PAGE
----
We have been hard at work, making MotaWord the world's fastest human translation platform. Speed is certainly very important for our clients but more important than that is the quality of the translations we provide. Our goal is to have the highest possible quality for all the projects we undertake.
For our colleagues that work with us, certain things might not be too visible. For example the fact that a project they are working on is probably being translated simultaneously into multiple languages with the effort of hundreds of translators at all times. And dealing MotaWord has been running for about a year and half and during those 550 or so days we have pondered on how we can improve our translator database and the administering/monitoring of the translators in our platform – thus the TQS was born. The Translator Quality Score, or TQS, gives the translator a score percentage of their relative quality on the project after it is completed and proofread. This way we can get an idea of how proficient this specific translator is; of course, there are some mathematical components that need to be taken into account, but nothing too difficult.
Apart from all the curves, variables and formulae that MotaWord implements, we basically first generate an average of contributions on project basis. If the number of your contributions is lower than the threshold of this average, you are excluded from the TQS calculations of the project. Let’s say you contributed enough to the project, then we check every string to see if our proofreaders edited your translation: the more translations that are edited, the lower your TQS will be and vice-versa for a higher quality score.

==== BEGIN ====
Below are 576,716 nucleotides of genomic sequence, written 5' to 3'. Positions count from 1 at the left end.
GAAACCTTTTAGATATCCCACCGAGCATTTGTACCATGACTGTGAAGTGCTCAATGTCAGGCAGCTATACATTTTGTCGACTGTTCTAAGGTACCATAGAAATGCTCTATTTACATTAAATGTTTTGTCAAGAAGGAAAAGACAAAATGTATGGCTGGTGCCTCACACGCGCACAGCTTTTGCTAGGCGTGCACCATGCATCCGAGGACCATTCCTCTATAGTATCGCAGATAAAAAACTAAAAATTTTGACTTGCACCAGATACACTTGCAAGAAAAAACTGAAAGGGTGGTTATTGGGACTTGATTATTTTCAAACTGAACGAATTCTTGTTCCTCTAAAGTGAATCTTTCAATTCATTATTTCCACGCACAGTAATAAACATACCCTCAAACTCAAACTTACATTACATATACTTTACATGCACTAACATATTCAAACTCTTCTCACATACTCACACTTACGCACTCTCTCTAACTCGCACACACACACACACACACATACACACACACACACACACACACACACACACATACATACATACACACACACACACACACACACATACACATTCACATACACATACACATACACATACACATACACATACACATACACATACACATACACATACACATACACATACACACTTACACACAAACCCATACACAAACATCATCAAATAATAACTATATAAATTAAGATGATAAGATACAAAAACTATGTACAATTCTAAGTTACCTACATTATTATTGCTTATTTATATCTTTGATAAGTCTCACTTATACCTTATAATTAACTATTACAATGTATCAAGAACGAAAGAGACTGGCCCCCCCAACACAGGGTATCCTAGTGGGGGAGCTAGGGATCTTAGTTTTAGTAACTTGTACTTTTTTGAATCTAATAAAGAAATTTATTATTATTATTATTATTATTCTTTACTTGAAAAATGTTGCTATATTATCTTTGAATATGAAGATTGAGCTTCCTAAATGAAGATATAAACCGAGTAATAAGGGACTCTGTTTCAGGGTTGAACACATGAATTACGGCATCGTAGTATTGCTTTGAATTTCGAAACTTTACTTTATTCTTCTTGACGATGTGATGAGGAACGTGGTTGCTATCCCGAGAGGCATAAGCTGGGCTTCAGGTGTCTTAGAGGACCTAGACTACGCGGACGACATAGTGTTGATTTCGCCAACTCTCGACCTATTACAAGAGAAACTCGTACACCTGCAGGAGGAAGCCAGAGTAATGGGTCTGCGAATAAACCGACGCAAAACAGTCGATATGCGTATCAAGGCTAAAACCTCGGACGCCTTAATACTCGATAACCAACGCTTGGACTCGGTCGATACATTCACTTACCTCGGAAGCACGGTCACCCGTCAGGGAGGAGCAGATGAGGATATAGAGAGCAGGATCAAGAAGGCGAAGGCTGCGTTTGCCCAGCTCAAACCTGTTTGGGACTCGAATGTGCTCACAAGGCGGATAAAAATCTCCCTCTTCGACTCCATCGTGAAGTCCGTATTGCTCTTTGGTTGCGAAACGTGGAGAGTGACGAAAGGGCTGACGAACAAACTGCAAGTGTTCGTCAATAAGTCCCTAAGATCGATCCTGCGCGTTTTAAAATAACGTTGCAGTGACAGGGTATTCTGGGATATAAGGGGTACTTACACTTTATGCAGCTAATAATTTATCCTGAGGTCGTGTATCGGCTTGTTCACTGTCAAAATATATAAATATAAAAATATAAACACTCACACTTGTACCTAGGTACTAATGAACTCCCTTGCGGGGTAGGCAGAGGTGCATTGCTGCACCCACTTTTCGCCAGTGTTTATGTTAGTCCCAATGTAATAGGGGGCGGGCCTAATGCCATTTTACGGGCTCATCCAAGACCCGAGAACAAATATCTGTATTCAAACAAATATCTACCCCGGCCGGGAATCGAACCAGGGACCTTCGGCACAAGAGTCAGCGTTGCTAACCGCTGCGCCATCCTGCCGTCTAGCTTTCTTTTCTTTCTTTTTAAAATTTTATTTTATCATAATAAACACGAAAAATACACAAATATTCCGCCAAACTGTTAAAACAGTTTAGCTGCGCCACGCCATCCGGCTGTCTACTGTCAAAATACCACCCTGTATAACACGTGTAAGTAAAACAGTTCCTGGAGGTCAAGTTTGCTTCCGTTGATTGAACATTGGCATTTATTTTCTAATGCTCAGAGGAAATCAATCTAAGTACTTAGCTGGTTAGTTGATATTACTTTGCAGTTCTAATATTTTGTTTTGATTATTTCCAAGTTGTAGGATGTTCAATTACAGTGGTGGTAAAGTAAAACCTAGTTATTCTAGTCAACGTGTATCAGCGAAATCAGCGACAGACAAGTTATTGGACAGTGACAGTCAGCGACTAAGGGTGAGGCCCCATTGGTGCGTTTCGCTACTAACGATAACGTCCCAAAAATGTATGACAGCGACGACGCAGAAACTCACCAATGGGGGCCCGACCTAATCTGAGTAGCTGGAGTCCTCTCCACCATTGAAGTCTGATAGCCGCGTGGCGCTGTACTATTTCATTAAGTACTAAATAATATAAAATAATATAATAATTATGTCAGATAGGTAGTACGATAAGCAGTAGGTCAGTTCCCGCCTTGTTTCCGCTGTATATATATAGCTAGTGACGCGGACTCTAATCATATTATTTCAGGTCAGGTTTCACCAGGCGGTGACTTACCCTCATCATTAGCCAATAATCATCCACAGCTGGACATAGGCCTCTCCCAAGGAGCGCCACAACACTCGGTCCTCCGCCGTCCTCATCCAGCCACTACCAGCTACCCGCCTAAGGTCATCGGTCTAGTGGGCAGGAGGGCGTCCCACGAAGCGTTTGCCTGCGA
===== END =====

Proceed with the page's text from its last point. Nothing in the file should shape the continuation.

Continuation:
Simply put, that is the whole process in a nutshell. It seems a bit complicated at first but after breaking it down, it just takes time to get used to the formulae and the process. Now, to clarify, the number obtained above doesn't represent the translator’s score entirely. We have noticed that there are some minimal things that our platform needs to work around. For example, word-styling preferences can also affect the TQS; sometimes a translator could have translated a segment that is 100% correct, however, style preferences will affect the TQS because the segment/string is registered as edited. We are currently developing a way to deal with these instances; they are not normally recurrent, but they do appear every now and then, and when they do, we fix them accordingly. If you’re a translator and you’re reading this, the best way to keep up with your TQS is by looking at the overview page of your translator dashboard.
Why is the TQS important and what are the translator benefits?
Among the descriptions you were probably wondering why the TQS is important and what the benefits of having a great TQS on our platform are: some of our clients prefer to have specific translators work on their projects and the best way to promote a skilled translator is via the TQS. These projects that our clients upload to our platform are offered only to translators with an outstanding TQS and are occasionally invite only. This way, our clients are satisfied with the quality of their translation and at the same time our translators are also pleased with the constant workflow. That is why we always say, “Be 100% sure of your translation before clicking ‘Commit’.” If our translators abide by this philosophy, things will run smoothly and at ease.
Please look forward to our upcoming blog posts soon! If there are ever any questions about anything, send us an email at firstname.lastname@example.org